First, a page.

Youth Are the Church of Today
Psomi’s post below is a great reminder of the hopes we all share for teens and the church. Join us at the National Youth Workers Convention this fall in Cincinnati, OH to connect with and learn from the full family of youth workers.
Youth are the church of tomorrow!
Have you ever heard someone say something like that? Those of us in youth ministry know the truth: Youth are the church of today!
I’ve been doing youth ministry since 1978. (I’m old, but that’s okay.) I work in a large parish where we confirm more than 100 teens each year. Our confirmation class is a two-year program, so I work with about 250 teens during the year through religious education, service opportunities, and retreats. Sometimes I have a hard time remembering names, and other times I find myself overwhelmed and I wonder if there’s any way I’ll be able to meet the looming deadlines. Then I remember I’m not alone.
Jesus has gifted each of us with a church filled with talented and gifted individuals. And as the youth minister on a journey with teenagers and parents, I’m always on the lookout for other faith-filled travelers to come alongside me.
At my church, there’s a tremendous amount of peer leadership. During their first year of confirmation preparation, the ninth graders are asked to complete ten hours of service as well as participate in a retreat and religious education. They repeat this in tenth grade, and they’re confirmed at the very beginning of eleventh grade. With the exception of the religious education piece, everything is led by teens who have already been through the program.
When a group is confirmed, I invite them to become leaders. In their leadership roles, some coordinate service projects such as supporting the local food bank, feeding the hungry on the streets of the city, visiting children in the hospital, or painting and plastering the walls of a local drug and alcohol rehabilitation facility. Others choose to lead within the church by coordinating the choir or band, ushering, teaching children’s Sunday school, or by leading at retreats. Other teens organize the pancake breakfast that raises money to help the youth travel for their summer service trip, and others plan the senior dinner dance where the youth host local senior citizens and their friends. Just about everything we do is led or coordinated by high school juniors and seniors.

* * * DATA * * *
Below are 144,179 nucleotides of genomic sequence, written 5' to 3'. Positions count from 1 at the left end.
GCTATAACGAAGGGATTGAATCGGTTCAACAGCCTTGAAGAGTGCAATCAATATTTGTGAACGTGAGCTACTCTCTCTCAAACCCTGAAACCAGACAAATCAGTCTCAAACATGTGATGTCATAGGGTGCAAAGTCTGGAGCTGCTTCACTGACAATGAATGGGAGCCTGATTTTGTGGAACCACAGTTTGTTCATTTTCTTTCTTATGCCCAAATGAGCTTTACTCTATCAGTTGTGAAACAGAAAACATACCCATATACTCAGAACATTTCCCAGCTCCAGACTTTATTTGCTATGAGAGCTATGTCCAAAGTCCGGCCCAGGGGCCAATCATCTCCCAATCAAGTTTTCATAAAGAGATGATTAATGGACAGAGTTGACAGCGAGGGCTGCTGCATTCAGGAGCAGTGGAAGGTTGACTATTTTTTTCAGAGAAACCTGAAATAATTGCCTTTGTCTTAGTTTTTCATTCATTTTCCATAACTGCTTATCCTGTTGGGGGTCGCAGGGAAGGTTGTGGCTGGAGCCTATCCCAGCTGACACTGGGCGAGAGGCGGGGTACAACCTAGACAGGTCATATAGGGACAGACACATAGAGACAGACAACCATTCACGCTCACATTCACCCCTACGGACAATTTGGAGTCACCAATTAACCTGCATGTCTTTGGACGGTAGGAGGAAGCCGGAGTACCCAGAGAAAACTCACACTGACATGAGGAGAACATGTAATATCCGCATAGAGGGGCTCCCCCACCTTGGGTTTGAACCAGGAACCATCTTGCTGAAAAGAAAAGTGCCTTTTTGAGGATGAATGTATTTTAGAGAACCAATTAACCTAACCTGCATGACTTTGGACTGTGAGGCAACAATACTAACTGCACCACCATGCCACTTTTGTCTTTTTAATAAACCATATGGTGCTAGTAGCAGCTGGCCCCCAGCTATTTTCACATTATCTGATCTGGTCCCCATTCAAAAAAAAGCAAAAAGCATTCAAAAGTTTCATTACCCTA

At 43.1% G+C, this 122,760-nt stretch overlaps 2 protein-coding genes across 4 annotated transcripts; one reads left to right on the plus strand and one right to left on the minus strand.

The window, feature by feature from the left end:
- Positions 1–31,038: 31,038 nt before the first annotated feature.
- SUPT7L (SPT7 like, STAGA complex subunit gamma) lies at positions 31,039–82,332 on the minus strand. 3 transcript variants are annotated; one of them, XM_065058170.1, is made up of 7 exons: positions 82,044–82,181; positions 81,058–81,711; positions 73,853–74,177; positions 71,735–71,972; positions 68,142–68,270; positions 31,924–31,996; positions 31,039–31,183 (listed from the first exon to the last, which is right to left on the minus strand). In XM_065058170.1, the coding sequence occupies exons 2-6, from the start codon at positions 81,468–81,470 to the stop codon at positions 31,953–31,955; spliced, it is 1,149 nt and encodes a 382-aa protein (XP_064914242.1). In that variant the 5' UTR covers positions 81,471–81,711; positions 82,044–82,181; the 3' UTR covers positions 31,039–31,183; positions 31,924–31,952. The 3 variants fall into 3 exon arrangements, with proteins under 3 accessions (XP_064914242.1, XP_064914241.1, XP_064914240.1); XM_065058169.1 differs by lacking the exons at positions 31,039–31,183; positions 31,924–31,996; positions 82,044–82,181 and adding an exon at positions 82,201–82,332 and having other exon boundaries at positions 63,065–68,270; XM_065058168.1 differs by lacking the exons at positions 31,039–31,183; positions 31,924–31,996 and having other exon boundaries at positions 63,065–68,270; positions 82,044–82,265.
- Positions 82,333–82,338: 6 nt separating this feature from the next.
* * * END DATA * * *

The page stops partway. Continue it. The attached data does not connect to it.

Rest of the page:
I suspect some teenagers initially participate in these leadership opportunities because they want something to put on their college applications—but despite their motivation, nearly all of these teens experience Christ in ways they never expected. Several of our young people who led as retreat leaders ended up studying theology in college. Many of our teens who led service projects either chose to prepare for a career in service or took a year off before college in order to serve others. All of our students are impacted by their leadership opportunities in our church
When teens lead teens, the younger students hear better, see more clearly, and follow Christ a bit more willingly. The older students are more likely to own their faith, because they have to talk about it and act on it. My job is to nurture teen leaders; to pay attention to younger teens; and to make room for parents to be present, to support their teens, to chaperone events, and to lead as well. When I approach this crazy thing we call youth ministry that way, it’s no longer overwhelming, because everyone has a very important part to play.
Mary Anne “Psomi” Psomas-Jackoski has served at the Corpus Christi Roman Catholic Parish in Chatham New Jersey for 25 years.
Disclaimer: The views and opinions expressed in the YS Blog are those of the authors and do not necessarily reflect the opinion or position of YS.